Doctors Should Consider Pot to Treat Opioid Addictions, UBC Study Says

Article by Mike Hager, The Globe and Mail

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Cannabis could be effective in weaning Canadians addicted to opioids off the deadly drugs, according to a University of British Columbia study that examined existing research on how marijuana affects those with mental-health and substance-abuse issues.

Zach Walsh, a clinical psychologist and cannabis researcher who led the study, says the research shows many people are using cannabis to replace or lower their intake of heavier medications, though he cautioned that more medical trials are needed to prove how marijuana is helping those addicted to opioids.

“We need to explore the possibility that someone could substitute cannabis for an opioid and, most addiction professionals would agree, that cannabis is an easier habit to kick …” said Dr. Walsh. “So if you can transition to cannabis, then wean yourself off that, that might offer some opportunities for people.”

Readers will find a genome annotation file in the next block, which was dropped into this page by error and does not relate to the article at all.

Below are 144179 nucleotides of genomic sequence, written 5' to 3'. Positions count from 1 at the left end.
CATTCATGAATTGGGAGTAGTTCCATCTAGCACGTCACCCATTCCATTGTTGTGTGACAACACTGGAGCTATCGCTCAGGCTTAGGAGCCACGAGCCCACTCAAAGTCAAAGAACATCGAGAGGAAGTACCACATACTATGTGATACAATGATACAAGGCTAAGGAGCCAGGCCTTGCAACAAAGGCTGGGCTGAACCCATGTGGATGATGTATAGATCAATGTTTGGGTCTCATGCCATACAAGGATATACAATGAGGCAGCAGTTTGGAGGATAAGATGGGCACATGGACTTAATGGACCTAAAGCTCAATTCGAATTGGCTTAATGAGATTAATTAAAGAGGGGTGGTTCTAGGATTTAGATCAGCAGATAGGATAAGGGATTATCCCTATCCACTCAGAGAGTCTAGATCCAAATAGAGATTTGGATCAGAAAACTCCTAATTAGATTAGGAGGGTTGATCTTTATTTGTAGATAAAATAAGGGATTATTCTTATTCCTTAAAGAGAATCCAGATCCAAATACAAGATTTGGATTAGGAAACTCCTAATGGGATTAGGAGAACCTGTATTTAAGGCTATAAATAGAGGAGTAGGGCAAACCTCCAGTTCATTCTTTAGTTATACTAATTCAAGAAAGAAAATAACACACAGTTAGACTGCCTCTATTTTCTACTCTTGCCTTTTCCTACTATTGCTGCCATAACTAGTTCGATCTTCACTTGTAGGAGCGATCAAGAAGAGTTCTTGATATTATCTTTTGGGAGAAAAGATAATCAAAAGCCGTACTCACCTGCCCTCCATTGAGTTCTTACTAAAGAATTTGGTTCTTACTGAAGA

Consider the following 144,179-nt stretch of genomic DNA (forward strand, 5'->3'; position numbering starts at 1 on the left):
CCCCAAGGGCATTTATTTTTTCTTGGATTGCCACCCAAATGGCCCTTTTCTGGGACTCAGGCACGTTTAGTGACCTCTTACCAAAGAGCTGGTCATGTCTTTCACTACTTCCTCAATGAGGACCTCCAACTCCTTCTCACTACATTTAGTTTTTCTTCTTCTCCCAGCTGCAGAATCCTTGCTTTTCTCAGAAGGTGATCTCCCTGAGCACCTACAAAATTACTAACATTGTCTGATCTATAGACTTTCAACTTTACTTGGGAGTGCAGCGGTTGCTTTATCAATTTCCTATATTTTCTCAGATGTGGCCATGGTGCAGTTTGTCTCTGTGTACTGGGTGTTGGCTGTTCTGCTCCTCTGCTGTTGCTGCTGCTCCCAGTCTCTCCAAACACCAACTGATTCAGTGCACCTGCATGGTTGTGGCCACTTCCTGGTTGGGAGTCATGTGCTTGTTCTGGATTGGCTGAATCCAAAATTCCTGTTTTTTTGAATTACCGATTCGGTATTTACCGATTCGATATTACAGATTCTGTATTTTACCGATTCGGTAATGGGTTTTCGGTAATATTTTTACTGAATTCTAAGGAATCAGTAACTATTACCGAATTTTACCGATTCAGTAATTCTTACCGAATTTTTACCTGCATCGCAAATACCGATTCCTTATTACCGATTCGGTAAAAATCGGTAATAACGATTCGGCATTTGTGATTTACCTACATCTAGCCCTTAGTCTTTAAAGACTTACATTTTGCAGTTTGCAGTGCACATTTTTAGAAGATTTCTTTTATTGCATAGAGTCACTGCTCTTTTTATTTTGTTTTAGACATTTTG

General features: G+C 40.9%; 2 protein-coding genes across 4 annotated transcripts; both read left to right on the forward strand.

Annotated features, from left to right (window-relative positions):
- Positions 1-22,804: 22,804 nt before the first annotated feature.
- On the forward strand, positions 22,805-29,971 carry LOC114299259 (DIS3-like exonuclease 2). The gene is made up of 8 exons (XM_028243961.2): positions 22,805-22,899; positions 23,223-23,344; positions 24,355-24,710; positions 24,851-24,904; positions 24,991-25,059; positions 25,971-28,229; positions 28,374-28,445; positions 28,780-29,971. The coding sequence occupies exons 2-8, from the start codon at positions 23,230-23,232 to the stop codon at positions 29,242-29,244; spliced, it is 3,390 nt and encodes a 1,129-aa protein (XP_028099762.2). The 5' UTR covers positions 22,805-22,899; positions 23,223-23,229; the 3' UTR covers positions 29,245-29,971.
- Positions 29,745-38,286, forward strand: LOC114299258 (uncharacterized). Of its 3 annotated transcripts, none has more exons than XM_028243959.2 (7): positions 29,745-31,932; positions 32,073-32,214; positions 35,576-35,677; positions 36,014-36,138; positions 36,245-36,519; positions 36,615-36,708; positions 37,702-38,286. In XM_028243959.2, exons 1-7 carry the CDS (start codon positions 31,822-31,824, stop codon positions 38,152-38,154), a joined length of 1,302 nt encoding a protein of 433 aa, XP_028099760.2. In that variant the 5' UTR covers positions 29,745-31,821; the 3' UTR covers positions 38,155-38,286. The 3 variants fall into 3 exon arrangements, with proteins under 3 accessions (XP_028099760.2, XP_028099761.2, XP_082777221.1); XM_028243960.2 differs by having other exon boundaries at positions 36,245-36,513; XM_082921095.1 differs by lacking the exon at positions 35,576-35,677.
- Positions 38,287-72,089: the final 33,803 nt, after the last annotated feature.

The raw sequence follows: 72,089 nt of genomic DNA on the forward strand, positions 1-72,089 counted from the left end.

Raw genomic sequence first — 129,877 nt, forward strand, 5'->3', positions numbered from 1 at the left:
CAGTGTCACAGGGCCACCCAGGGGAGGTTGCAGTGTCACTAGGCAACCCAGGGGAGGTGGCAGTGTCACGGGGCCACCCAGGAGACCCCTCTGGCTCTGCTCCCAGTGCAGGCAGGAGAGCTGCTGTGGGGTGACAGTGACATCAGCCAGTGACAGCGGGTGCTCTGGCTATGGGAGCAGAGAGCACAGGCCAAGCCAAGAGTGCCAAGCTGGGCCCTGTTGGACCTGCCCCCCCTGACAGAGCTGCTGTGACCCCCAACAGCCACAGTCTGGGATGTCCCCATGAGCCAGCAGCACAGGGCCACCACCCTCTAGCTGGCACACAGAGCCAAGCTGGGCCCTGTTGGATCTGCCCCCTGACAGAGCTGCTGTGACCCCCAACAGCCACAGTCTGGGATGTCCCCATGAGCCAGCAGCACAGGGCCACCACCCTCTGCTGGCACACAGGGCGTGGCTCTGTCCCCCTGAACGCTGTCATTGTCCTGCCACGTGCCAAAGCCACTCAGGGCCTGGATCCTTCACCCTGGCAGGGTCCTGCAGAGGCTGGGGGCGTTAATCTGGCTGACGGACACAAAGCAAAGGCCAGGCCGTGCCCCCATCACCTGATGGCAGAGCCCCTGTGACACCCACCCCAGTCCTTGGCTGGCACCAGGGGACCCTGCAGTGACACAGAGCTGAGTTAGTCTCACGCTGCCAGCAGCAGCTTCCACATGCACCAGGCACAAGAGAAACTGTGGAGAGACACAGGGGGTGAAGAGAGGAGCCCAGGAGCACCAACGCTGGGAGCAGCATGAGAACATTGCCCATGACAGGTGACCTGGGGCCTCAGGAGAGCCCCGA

Dr. Walsh and his team of five other researchers from UBC and two American institutions reviewed all studies involving mental health and marijuana published since 1960, and found a pronounced link between opioids and cannabis. Dr. Walsh said he hopes the study, published in the latest issue of the Clinical Psychology Review journal, will lead doctors and counsellors to rethink their views on cannabis.

“This is like any other medicine: You want to look at the harms, you want to look at the benefits, you want to be specific to conditions and listen to your patients,” Dr. Walsh said.

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